Social “sciences” such as sociology, anthropology and psychology are not sciences in the precise sense of the term.  That does not mean they are not worth study.  On the contrary, the disciplines used in these fields can help channel thought and help in the art of living life.  But social scientists have no right to stand apart from their societies in a way we might tolerate in a practitioner of a hard science.  Society IS their business.

I studied history & management in school, but I didn’t leave it in the classroom.   Whenever possible, I like to test assumptions and theories in light of actual events in the real world.  Thinking improves action and action improves thinking and the test of a theory is its ability to predict outcomes in the real world. No theory accurately applies to all aspects the real world, but some are better, more predictive, than others and all can be improved in light of experience.   I think that – the real world experience – is what scares some academics.  They want to protect their theories and their phony-baloney status from the intrusion of reality.  That is why they criticize colleagues who participate in reality, no matter what rationalizations they offer.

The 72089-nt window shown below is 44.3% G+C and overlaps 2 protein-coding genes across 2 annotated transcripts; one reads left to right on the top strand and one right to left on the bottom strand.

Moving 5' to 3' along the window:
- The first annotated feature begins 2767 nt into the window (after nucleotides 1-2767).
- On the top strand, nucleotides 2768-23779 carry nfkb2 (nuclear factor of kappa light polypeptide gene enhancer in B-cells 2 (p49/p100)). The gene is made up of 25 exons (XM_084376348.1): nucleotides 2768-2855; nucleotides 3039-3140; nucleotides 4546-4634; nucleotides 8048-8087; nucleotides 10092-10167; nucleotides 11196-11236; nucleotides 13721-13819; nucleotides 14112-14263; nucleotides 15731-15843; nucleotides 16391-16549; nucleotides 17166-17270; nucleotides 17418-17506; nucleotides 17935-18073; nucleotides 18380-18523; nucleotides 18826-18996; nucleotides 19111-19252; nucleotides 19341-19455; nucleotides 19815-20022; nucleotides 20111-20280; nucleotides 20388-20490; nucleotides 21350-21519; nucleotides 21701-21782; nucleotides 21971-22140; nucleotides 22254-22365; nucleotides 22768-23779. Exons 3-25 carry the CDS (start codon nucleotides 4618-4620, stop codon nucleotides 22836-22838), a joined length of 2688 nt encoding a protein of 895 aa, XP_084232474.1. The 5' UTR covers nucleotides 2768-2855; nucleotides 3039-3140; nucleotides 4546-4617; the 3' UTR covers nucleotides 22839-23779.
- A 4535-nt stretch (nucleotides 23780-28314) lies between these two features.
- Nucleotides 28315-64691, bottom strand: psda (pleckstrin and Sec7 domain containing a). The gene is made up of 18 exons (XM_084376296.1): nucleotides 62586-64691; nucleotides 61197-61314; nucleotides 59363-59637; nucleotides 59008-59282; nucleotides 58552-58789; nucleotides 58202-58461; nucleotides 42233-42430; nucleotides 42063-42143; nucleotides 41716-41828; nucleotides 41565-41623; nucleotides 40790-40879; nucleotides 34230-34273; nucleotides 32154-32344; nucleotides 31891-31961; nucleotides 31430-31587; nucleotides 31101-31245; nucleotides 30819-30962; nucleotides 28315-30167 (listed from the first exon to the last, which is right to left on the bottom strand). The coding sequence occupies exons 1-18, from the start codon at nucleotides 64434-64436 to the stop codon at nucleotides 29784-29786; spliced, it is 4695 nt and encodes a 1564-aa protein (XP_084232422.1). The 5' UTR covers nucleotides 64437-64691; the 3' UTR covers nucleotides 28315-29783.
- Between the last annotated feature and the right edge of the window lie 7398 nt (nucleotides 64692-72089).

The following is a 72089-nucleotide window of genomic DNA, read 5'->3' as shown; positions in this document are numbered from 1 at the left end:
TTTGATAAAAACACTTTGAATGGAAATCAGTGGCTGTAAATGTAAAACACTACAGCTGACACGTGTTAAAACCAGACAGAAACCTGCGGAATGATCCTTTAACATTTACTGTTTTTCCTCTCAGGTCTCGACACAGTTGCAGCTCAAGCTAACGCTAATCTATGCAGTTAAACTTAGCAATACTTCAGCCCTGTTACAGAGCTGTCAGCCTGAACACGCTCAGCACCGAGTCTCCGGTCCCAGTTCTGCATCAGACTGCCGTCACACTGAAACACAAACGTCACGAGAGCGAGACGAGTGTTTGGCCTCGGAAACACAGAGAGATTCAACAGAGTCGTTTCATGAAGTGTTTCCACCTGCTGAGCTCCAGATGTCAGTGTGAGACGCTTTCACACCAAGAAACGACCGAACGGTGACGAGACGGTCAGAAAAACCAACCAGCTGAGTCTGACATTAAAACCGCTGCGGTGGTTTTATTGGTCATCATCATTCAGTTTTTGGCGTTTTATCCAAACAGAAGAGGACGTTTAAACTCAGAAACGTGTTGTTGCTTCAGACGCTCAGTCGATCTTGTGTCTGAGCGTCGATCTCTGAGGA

The best professors I recall from my studies were those who had worked in business and/or consulted extensively.  They were a lot more reasonable than those who rarely or never ventured out.   But the pure academic types often looked down on experience – silly, but true.  It evidently still applies.  Let’s hope the “purists” are not too strong.